On a Sunday afternoon this fall, paddling head-on into the breeze along Point San Pablo shoreline in Richmond, two friends and I met a harbor seal. It was more than a fleeting encounter; I’ll remember that seal the rest of my life.
We had gone as far as Castro Point to peer at the rust-and-saltwater-eaten hull of a sunken boat. Turning around to head back to the harbor, we pushed our paddles into the brown Bay water, like sewing needles piercing liquid fabric over and over again—or that’s how I imagine paddles look from below. And maybe it’s what intrigued the seal.
A silver head popped out of the water behind our boards, at first a little ways off and then just five or six feet. We cooed and called hello. Large eyes examined us. The seal slipped inches then feet underwater, blurring into the turbid Bay before surfacing in front of the boards. It took our full measure, and we cooed some more until the moon face sank from sight.
Or so we thought. Because the seal was right behind us again, diving under one board then another, springing up just ahead. It got close enough that kneeling, not standing, on my paddleboard seemed smart. The game lasted for 25, maybe 30 minutes, until we passed the pier extending from Point Molate. I’ve run across a lot of seals while paddling over the years, but never one so eager to engage.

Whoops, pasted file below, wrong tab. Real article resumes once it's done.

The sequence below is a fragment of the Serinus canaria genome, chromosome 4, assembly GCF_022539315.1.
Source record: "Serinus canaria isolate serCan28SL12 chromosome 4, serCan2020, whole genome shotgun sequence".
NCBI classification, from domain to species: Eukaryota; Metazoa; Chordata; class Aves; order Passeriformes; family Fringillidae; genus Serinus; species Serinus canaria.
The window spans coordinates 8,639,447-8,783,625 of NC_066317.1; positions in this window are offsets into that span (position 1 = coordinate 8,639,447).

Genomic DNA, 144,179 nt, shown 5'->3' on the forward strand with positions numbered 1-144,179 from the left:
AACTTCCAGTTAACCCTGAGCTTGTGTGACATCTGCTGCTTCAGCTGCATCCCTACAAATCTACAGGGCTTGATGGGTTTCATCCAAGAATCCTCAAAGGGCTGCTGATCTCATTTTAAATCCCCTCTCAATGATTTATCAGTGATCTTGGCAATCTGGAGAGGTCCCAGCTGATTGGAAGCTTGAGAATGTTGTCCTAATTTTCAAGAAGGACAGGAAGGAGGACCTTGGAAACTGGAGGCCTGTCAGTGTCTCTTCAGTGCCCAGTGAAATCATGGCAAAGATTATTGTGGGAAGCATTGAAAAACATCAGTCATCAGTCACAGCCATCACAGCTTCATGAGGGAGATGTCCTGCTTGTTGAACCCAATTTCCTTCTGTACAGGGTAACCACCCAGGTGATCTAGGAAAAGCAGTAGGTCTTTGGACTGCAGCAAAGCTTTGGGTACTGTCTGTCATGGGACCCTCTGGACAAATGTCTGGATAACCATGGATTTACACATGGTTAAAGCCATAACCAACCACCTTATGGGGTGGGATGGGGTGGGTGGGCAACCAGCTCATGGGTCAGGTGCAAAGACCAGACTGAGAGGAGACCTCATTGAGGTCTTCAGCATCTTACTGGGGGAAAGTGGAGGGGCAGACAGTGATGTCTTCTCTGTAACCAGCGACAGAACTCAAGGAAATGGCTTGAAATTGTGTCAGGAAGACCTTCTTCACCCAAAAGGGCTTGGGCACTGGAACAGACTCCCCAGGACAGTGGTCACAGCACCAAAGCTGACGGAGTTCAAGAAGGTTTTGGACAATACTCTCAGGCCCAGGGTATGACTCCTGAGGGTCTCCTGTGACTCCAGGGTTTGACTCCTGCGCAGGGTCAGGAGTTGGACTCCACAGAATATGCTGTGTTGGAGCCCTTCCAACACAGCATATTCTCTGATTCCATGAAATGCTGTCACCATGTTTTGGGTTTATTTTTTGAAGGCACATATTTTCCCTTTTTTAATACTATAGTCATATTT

For most of us, certainly for me, it’s rare to experience individuality in wildlife. Maybe we sense that it’s there, but we almost never have the opportunity to witness the richness of wild animal lives, and we can barely dip our paddles into their mental world. And yet glimpses of it spark our humanity.
Citizen scientist Bill Leikam has incredible stories to tell about the selfhood of the gray foxes he’s been observing daily for a dozen years in the Palo Alto Baylands. A taste of what he’s learned is chronicled in science writer Hannah Hindley’s article “How to Be a Fox.” She also offers insight into the field of ethology, which Stanford neurobiologist Robert Sapolsky describes as the process of “interviewing an animal in its own language … what it’s all about is recognizing that other species out there are functioning in sensory modalities we can’t even guess at.”
Thinking now about that curious seal, surfacing into our airy world as we sloshed into its watery one, who knows what drew it to us—probably nothing like my fanciful visualization of paddles and sewing needles (Humans, so sight oriented!). Hindley’s story pushes me, and maybe you, to consider that if a long face-to-face encounter can feel exceptional, then all we still don’t know about nonhuman life and minds is thrilling.